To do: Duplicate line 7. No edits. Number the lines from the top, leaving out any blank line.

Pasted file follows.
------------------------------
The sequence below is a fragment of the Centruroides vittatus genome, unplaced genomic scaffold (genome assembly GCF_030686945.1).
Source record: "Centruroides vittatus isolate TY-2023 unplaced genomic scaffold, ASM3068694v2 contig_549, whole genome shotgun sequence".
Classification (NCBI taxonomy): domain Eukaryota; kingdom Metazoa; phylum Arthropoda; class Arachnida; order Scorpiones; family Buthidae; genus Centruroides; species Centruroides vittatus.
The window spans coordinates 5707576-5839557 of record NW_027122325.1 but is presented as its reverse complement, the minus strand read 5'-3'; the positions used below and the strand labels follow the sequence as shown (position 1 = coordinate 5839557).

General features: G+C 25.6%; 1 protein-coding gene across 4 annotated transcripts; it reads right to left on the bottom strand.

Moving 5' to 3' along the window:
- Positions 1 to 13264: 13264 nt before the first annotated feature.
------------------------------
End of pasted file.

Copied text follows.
- Positions 1 to 13264: 13264 nt before the first annotated feature.